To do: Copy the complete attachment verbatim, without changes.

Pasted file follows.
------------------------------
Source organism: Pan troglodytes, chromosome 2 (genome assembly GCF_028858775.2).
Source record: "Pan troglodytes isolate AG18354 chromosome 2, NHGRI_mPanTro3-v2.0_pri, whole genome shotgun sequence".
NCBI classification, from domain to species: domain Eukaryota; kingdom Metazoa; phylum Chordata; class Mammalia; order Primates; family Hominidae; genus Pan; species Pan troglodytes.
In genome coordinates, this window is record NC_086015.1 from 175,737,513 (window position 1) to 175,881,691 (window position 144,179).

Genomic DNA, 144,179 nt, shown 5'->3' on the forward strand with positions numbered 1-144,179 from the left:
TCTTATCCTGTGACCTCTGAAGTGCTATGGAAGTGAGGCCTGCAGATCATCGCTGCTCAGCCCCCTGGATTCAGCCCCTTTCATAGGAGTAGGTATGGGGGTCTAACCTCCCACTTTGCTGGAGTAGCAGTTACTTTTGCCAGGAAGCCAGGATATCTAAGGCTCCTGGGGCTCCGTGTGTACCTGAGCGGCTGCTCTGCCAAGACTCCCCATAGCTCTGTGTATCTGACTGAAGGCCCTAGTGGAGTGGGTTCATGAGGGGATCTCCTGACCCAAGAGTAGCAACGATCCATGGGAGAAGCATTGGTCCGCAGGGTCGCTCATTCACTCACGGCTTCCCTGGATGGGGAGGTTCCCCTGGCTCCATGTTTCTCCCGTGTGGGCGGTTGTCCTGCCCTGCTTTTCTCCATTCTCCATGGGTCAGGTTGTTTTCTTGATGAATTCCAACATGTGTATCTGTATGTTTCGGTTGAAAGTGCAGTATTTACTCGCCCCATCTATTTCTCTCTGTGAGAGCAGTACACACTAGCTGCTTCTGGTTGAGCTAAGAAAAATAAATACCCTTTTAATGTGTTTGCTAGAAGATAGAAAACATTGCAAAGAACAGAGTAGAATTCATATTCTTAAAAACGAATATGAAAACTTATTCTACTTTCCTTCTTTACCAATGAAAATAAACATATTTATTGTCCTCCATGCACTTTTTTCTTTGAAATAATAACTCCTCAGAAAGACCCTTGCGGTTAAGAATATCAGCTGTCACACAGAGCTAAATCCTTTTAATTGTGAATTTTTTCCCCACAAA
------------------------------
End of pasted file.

Source organism: Pan troglodytes, chromosome 2 (genome assembly GCF_028858775.2).
Source record: "Pan troglodytes isolate AG18354 chromosome 2, NHGRI_mPanTro3-v2.0_pri, whole genome shotgun sequence".
NCBI classification, from domain to species: domain Eukaryota; kingdom Metazoa; phylum Chordata; class Mammalia; order Primates; family Hominidae; genus Pan; species Pan troglodytes.
In genome coordinates, this window is record NC_086015.1 from 175,737,513 (window position 1) to 175,881,691 (window position 144,179).

Genomic DNA, 144,179 nt, shown 5'->3' on the forward strand with positions numbered 1-144,179 from the left:
TCTTATCCTGTGACCTCTGAAGTGCTATGGAAGTGAGGCCTGCAGATCATCGCTGCTCAGCCCCCTGGATTCAGCCCCTTTCATAGGAGTAGGTATGGGGGTCTAACCTCCCACTTTGCTGGAGTAGCAGTTACTTTTGCCAGGAAGCCAGGATATCTAAGGCTCCTGGGGCTCCGTGTGTACCTGAGCGGCTGCTCTGCCAAGACTCCCCATAGCTCTGTGTATCTGACTGAAGGCCCTAGTGGAGTGGGTTCATGAGGGGATCTCCTGACCCAAGAGTAGCAACGATCCATGGGAGAAGCATTGGTCCGCAGGGTCGCTCATTCACTCACGGCTTCCCTGGATGGGGAGGTTCCCCTGGCTCCATGTTTCTCCCGTGTGGGCGGTTGTCCTGCCCTGCTTTTCTCCATTCTCCATGGGTCAGGTTGTTTTCTTGATGAATTCCAACATGTGTATCTGTATGTTTCGGTTGAAAGTGCAGTATTTACTCGCCCCATCTATTTCTCTCTGTGAGAGCAGTACACACTAGCTGCTTCTGGTTGAGCTAAGAAAAATAAATACCCTTTTAATGTGTTTGCTAGAAGATAGAAAACATTGCAAAGAACAGAGTAGAATTCATATTCTTAAAAACGAATATGAAAACTTATTCTACTTTCCTTCTTTACCAATGAAAATAAACATATTTATTGTCCTCCATGCACTTTTTTCTTTGAAATAATAACTCCTCAGAAAGACCCTTGCGGTTAAGAATATCAGCTGTCACACAGAGCTAAATCCTTTTAATTGTGAATTTTTTCCCCACAAA